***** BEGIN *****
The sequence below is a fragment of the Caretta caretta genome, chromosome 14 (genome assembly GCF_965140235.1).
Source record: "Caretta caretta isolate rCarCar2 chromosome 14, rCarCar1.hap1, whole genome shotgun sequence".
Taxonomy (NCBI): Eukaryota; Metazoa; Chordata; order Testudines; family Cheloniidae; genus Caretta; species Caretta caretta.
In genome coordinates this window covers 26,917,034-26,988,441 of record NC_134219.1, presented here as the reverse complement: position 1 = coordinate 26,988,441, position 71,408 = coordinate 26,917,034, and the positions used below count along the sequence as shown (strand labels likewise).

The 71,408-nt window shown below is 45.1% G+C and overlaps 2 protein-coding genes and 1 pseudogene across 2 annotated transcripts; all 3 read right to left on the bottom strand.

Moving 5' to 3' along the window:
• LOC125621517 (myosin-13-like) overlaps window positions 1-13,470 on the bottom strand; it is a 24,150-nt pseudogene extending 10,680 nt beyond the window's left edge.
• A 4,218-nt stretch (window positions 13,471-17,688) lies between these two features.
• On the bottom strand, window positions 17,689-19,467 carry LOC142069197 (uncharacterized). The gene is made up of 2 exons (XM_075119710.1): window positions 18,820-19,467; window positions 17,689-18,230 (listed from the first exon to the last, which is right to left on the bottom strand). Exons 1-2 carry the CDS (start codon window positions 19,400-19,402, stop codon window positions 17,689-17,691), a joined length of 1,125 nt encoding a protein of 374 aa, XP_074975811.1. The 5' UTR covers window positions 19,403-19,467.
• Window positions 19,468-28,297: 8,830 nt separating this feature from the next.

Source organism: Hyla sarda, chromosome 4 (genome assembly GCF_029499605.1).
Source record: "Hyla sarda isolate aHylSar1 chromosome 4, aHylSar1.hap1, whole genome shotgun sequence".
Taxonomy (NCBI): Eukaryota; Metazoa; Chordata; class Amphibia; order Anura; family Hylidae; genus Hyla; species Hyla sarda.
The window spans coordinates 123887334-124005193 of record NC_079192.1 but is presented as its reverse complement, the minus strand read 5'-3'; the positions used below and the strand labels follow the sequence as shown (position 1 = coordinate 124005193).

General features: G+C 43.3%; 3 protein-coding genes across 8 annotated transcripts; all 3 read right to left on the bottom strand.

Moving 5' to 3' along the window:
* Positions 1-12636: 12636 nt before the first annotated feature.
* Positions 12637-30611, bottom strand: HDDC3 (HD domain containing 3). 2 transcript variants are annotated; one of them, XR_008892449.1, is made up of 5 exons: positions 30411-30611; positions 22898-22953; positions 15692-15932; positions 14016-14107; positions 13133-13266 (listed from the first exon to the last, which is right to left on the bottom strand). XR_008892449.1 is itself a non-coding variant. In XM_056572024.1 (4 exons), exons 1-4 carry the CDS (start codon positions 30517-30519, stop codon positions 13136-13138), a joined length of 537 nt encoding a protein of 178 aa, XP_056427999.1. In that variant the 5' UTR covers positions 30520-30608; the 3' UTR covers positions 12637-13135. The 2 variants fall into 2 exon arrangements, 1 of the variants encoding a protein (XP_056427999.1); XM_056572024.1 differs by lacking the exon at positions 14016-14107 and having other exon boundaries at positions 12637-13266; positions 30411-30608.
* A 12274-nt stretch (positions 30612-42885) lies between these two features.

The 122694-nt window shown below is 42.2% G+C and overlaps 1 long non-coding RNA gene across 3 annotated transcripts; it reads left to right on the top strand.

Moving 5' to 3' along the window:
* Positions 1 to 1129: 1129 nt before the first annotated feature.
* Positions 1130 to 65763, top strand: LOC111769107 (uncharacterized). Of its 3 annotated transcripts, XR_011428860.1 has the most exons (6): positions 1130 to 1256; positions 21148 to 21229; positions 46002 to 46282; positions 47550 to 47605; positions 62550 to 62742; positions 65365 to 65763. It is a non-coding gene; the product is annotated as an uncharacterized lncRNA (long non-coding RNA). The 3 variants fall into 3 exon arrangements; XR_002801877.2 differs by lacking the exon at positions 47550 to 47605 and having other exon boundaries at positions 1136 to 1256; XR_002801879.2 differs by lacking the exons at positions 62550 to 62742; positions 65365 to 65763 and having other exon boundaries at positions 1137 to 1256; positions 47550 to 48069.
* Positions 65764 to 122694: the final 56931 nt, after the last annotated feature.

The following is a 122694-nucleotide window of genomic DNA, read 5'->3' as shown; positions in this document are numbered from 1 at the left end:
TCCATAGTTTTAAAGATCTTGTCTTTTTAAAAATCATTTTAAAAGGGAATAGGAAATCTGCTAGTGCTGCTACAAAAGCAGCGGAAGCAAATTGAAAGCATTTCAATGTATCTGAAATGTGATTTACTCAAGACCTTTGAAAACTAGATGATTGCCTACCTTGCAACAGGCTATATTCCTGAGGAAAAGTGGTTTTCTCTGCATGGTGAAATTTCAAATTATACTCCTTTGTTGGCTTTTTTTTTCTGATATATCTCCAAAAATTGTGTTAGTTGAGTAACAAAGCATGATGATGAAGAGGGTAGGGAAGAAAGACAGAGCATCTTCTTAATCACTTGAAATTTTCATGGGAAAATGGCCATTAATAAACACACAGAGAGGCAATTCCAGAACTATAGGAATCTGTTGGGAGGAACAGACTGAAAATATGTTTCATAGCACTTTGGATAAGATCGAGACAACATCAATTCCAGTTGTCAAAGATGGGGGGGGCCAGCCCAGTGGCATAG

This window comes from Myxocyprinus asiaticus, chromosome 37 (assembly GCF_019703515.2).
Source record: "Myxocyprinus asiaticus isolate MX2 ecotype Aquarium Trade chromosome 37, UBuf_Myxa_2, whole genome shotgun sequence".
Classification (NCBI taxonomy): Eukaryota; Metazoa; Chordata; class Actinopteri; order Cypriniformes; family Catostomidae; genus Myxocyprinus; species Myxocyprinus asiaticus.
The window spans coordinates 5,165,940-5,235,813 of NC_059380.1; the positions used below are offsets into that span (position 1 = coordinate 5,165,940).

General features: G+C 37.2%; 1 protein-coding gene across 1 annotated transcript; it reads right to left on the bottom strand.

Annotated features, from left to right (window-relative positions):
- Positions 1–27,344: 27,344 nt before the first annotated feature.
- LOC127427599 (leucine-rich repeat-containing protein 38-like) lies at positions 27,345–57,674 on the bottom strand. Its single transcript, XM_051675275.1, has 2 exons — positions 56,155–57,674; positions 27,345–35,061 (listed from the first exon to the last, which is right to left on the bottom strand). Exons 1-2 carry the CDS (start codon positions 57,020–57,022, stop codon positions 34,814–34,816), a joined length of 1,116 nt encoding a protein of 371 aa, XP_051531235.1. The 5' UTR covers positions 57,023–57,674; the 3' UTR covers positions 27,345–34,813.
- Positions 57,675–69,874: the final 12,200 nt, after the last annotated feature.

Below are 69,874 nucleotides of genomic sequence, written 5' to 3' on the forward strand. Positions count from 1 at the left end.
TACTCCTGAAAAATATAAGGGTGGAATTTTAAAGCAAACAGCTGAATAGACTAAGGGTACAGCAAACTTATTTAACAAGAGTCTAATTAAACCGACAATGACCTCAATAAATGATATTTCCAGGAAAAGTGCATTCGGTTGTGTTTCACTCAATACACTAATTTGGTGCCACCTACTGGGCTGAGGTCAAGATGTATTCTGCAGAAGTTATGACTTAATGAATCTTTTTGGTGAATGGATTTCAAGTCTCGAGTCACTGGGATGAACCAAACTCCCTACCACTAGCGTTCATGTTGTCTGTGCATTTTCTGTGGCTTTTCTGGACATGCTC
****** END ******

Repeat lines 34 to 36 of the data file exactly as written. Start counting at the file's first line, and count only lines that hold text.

- LOC127427599 (leucine-rich repeat-containing protein 38-like) lies at positions 27,345–57,674 on the bottom strand. Its single transcript, XM_051675275.1, has 2 exons — positions 56,155–57,674; positions 27,345–35,061 (listed from the first exon to the last, which is right to left on the bottom strand). Exons 1-2 carry the CDS (start codon positions 57,020–57,022, stop codon positions 34,814–34,816), a joined length of 1,116 nt encoding a protein of 371 aa, XP_051531235.1. The 5' UTR covers positions 57,023–57,674; the 3' UTR covers positions 27,345–34,813.
- Positions 57,675–69,874: the final 12,200 nt, after the last annotated feature.

Below are 69,874 nucleotides of genomic sequence, written 5' to 3' on the forward strand. Positions count from 1 at the left end.